The NWTF and Partners work to restore streamside areas.
The NWTF and partners collaborated throughout Oklahoma to restore streamside areas and use prescribed fire to improve roosting and loafing habitat on public and private lands over a multi-year period in a variety of sites, encompassing the NWTF’s Canadian River, Cross Timbers and Central Red River Focal landscapes. Click the Picture to read the whole story.
The 2021 NWTF Raffle Calendars are Sold OUT.
Oklahoma NWTF calendars are an opportunity to not only support habitat conservation and the preservation of our hunting heritage in Oklahoma but an excellent opportunity to win a different firearm each week, 52 weeks – 52 Guns. Calendars make great Christmas gifts for the guy or gal that has everything. For information and availability contact your local NWTF Chapter or a State Board member
The National Wild Turkey Federation and its supporters celebrated a momentous accomplishment. Thanks to its dedicated volunteers, members, staff and the outdoor and conservation communities, the NWTF surpassed its Call for All campaign goal to raise $5 million by Aug. 31, by raising $7,322,800. 280 local and state NWTF chapters from across the country donated funds towards the $5 million goal, totaling $1,024,100.
“The support we received from our local and state chapters is a powerful reminder that the NWTF truly operates as a federation,” NWTF CEO Becky Humphries said. “Without our state and local chapters working for our mission, the NWTF would not exist.”
In addition to the support from NWTF state and local chapters, outdoor brands such as Federal Premium Ammunition, Bass Pro Shops and Cabela’s, Woodhaven Custom Calls, Nomad and many more supporters of the NWTF’s Call for All offered donation incentives or provided their own gift to the campaign.
“We have the greatest partners in the outdoor industry,” Humphries said. “Everyone has been affected by COVID-19, and the fact that they still stepped up means a lot; they are equally as dedicated to our mission as we are.”
However, the long-term financial future of the NWTF lies in the ability of the organization to continue its fundraising success as COVID-19’s impact in 2021 is still uncertain.
A major factor allowing the NWTF to attain its ambitious Call for All goal was the way the organization adapted and improvised as COVID-19 hindered traditional fundraising banquets. The NWTF hosted an array of online experiences and engaged its membership and online audience like never before through virtual auctions, banquets, raffles, musical performances, educational seminars and even a 12-hour telethon. These types of events are expected to continue into the fall despite banquets resuming in some regions of the country.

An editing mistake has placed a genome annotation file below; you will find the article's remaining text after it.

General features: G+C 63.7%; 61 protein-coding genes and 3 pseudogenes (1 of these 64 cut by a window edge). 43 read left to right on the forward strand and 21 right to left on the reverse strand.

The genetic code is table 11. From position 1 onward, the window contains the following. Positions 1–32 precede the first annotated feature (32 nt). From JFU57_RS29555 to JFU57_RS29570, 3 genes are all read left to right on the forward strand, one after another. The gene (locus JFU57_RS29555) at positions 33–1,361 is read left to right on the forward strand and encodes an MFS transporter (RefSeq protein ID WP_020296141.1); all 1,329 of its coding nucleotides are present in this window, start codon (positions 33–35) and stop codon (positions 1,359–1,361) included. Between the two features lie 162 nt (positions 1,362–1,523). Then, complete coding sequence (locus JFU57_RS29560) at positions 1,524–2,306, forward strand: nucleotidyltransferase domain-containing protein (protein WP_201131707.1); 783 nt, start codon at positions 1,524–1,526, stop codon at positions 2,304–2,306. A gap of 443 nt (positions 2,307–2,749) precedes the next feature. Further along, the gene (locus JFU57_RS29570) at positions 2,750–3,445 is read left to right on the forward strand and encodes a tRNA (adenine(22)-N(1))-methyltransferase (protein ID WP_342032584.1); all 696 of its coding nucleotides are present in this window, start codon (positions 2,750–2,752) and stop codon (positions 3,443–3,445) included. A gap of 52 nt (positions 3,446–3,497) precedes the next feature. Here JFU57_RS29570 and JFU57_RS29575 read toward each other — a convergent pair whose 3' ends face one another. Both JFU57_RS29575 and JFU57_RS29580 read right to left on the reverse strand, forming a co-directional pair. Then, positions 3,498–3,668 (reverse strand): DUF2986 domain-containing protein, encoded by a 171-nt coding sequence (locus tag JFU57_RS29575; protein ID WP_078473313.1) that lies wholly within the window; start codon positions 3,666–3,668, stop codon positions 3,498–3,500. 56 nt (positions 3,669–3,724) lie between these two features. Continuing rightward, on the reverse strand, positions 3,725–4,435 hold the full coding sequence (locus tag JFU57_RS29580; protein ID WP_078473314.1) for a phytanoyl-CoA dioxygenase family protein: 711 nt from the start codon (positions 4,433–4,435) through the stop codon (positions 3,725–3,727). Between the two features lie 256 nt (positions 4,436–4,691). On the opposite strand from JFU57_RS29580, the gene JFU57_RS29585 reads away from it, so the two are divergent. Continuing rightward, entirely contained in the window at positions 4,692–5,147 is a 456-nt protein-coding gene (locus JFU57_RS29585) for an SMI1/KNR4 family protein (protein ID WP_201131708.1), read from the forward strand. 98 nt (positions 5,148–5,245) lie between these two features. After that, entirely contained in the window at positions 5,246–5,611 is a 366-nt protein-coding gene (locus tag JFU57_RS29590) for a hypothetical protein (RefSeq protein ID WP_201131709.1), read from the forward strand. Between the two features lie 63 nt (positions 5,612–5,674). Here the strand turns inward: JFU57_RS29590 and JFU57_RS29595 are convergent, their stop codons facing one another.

“We accomplished an ambitious and extraordinary goal with our Call for All campaign,” Humphries said. “However, we must continue the momentum and energy. Share online events with friends and family, participate in them, attend a fall banquet where you can, get involved with your local chapter and get outdoors to introduce someone to hunting. We still have a lot of work to do.”
To find more information about live and virtual events in your area, visit NWTF.org/events or follow the NWTF on its social media platforms.
The Oklahoma State Chapter of the National Wild Turkey Federation selected Hunting Heritage Super Fund proposals for 2020 totaling $172,749.
The Oklahoma board of directors for the state chapter approved funding for numerous projects that will control invasive plant species, maintain productive wildlife openings, create healthier forests and waterways and help to preserve our hunting heritage. The board also secured matching funds that will result in more than $1 million for approved projects this year.
“The Save the Habitat. Save the Hunt. initiative is supported by our state boards and chapter members,” NWTF CEO Becky Humphries said. “Hunting Heritage Super Fund money is critical to implementing the initiative, and investing in focal landscapes and hunter recruitment.”